New Zealand needs more innovative stop-smoking measures if it is to achieve its 2025 smoke-free goal, a University of Otago study says.
Funded by a Health Research Council programme grant and published in the journal Nicotine & Tobacco Research, the study outlines findings from in-depth interviews undertaken with 20 people who smoke daily, were aged between 21 and 53, and who earned less than the median income. The survey explored participants’ smoking history and views on smokefree policies, including potential tobacco endgame measures.
Lead author Ivana Barbalich (left), a third-year student at the Otago Medical School, says even though all the study participants smoked, several supported innovative measures.
“For example, participants supported reducing the nicotine in cigarettes to non-addictive levels and saw this measure as likely to help reduce their dependence on nicotine and become smokefree.
“They also wanted more intensive personal support to help them quit but, despite their own sometimes difficult financial situation, they did not agree with a proposal where people would be paid to quit,” she says.
Senior author and programme principal investigator Professor Janet Hoek says there is not a single, simple solution that will help New Zealand reach its Smokefree 2025 goal and reduce smoking prevalence among all population groups.
“We need a comprehensive strategy that includes the different measures our participants supported and that we know are likely to be effective from larger surveys and modelling studies.
“We have a crucial opportunity with the Smokefree Action Plan to incorporate more diverse measures that change the structure of the tobacco marketplace. We have done a lot to reduce demand for tobacco by reducing advertising and promotion, but we need to change how tobacco products are designed and supplied, if we are to realise the Smokefree 2025 goal.”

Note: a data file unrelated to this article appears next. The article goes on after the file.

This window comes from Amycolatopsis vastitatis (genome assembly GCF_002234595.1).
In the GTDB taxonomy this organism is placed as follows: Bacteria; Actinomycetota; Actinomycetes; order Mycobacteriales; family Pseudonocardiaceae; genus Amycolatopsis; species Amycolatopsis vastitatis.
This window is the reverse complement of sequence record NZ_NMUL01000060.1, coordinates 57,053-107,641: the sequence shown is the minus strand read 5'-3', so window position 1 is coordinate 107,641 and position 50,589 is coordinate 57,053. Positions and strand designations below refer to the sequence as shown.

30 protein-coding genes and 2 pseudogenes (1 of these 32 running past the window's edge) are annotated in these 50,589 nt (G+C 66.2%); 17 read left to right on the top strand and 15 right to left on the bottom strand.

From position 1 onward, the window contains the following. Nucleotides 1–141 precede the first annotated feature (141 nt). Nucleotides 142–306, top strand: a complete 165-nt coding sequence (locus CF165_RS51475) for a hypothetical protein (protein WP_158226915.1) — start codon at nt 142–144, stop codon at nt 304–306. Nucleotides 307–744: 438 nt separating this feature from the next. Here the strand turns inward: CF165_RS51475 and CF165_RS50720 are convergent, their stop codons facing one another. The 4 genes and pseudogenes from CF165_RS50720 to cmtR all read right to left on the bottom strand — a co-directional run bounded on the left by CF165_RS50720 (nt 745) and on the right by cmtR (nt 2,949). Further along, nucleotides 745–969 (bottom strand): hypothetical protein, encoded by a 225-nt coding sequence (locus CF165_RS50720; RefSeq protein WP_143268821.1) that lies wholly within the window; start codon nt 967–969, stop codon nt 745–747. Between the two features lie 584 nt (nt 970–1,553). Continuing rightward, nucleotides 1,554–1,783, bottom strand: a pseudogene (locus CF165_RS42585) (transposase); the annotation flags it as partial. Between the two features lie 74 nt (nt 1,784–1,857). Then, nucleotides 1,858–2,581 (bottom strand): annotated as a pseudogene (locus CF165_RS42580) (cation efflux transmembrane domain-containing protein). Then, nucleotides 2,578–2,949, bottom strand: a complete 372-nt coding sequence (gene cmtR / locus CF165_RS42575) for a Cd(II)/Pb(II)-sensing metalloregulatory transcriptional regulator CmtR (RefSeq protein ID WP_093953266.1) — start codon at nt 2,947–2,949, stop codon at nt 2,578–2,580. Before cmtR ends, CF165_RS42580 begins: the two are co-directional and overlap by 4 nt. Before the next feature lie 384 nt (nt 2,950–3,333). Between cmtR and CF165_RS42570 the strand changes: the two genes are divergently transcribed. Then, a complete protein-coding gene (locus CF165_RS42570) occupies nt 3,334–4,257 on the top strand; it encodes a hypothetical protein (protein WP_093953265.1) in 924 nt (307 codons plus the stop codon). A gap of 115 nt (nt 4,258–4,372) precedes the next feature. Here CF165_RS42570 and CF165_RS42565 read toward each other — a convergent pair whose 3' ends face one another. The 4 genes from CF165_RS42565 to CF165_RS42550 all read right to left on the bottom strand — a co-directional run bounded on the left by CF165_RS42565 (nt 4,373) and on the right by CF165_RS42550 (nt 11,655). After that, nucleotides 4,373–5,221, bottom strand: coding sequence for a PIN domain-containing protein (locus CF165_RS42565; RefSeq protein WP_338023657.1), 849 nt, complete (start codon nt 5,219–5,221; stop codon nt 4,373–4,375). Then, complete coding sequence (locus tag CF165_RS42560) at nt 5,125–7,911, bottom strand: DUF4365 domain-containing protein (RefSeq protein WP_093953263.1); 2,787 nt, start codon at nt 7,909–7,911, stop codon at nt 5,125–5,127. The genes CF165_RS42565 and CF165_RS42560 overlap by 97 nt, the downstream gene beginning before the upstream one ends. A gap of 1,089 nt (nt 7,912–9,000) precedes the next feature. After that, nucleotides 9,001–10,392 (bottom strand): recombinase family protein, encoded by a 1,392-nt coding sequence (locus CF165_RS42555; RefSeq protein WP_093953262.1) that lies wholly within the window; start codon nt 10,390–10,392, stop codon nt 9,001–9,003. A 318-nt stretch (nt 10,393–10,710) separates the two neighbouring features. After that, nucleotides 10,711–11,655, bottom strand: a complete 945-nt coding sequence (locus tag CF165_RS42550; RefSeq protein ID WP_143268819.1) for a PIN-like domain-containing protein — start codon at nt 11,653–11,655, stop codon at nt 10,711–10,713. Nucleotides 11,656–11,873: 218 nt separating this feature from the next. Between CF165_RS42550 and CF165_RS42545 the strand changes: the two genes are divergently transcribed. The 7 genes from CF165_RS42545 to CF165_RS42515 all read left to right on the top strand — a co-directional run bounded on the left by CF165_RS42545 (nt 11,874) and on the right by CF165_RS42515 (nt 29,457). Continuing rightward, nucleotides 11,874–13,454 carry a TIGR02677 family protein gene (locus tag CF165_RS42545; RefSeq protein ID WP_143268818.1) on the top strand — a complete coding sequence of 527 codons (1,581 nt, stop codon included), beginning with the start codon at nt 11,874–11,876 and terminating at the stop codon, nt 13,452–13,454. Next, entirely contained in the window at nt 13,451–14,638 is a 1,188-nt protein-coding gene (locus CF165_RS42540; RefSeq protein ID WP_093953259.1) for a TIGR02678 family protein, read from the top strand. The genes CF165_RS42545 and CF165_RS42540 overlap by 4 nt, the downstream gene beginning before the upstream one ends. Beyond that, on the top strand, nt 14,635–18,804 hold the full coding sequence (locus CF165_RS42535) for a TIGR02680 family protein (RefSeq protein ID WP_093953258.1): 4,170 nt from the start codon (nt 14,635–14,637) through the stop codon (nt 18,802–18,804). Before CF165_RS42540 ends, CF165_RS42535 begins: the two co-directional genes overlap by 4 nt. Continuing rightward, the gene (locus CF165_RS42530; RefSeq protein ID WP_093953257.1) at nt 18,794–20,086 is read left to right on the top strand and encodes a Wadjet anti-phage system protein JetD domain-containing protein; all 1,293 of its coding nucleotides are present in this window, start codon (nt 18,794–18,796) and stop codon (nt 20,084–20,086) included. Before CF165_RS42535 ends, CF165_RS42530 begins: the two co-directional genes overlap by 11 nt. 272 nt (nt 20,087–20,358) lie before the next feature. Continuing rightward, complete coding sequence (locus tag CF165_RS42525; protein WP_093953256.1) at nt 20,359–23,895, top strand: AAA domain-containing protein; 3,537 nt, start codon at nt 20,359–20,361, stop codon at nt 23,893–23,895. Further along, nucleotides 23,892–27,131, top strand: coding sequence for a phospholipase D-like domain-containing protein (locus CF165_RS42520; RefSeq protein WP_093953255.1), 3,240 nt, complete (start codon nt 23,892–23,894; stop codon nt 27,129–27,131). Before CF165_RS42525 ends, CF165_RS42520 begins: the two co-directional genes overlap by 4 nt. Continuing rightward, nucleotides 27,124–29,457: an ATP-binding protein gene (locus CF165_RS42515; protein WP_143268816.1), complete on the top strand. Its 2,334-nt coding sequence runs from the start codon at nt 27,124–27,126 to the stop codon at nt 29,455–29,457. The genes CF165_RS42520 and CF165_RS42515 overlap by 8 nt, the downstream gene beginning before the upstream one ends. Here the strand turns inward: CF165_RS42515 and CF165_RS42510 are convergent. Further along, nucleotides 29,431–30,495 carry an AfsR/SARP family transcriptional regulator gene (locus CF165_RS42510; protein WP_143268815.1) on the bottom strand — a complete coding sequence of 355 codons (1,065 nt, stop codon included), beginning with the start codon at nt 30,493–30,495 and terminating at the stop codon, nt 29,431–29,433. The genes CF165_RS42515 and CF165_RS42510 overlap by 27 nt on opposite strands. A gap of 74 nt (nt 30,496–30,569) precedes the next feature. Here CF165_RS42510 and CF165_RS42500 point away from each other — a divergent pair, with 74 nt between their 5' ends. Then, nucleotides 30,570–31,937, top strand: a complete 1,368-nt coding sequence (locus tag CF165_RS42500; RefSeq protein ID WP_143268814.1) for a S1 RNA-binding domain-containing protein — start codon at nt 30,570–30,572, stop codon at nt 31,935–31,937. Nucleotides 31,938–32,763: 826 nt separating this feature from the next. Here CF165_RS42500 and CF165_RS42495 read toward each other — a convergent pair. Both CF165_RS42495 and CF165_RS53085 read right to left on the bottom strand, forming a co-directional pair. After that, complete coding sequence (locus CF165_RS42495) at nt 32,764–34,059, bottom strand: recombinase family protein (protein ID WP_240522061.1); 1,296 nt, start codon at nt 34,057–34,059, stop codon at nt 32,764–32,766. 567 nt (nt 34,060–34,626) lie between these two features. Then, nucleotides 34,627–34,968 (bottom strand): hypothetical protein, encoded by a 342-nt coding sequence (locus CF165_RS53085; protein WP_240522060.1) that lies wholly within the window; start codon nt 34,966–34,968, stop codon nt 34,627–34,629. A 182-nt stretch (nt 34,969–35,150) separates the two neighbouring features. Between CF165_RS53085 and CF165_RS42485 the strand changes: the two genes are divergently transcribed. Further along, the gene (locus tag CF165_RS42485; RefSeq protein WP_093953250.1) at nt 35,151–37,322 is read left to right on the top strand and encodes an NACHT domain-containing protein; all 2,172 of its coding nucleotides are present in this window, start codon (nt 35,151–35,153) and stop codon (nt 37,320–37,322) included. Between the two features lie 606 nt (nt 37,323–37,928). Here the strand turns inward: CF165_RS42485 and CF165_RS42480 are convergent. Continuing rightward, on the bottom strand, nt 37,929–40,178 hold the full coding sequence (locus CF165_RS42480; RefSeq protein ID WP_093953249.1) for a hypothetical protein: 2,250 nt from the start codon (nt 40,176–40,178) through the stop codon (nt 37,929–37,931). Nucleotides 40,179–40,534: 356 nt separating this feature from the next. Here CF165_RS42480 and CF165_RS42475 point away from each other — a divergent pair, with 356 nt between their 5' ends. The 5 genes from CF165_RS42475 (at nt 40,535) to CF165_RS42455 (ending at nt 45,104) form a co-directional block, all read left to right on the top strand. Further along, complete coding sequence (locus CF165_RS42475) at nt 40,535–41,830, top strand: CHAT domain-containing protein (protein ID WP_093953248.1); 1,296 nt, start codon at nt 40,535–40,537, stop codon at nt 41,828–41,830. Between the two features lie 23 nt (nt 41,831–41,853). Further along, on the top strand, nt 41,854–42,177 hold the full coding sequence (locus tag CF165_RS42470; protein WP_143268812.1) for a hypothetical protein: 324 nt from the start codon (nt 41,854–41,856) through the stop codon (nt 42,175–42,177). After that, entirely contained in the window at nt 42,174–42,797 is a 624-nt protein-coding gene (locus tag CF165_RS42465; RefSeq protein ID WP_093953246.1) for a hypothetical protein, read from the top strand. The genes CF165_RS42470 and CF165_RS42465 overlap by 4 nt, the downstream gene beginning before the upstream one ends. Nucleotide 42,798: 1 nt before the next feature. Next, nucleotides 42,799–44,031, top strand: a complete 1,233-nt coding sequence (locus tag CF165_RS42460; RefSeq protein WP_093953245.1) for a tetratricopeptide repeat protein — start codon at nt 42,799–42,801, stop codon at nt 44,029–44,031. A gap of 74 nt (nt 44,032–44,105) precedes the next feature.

New Zealand needs more innovative measures, but in particular “we must recognise that tobacco companies are not legitimate enterprises selling normal everyday products, and we should stop treating them as though they are”, Professor Hoek says.
“We also need to understand that becoming smokefree is not simply a matter of swapping one source of nicotine for another; it means recreating rituals that may provide social connections, comfort and relaxation.
“That’s why we must and ensure the support we put in place to help people quit is more comprehensive, more accessible, and sustained over a longer period. Greater resourcing of community-based programmes could provide the more intensive support people sought and reduce the feelings of isolation they expressed.”
Ms Barbalich says the study also raises important questions about how smoking is framed.
“Smoking is often implied to be a choice or habit, not an addiction; we need to challenge this framing, recognise that the vast majority of people who smoke want to quit, and think more carefully about how we support these people to become smokefree,” she says.
“Smoking is often implied to be a choice or habit, not an addiction, and this needs to be challenged.
“Presenting smoking as a choice blames people for continuing a behaviour many are desperate to stop and reinforces the misconception that they can control their dependence. As 2025 approaches, fostering compassion for people who smoke may be as crucial as reducing cigarettes’ availability and addictiveness.”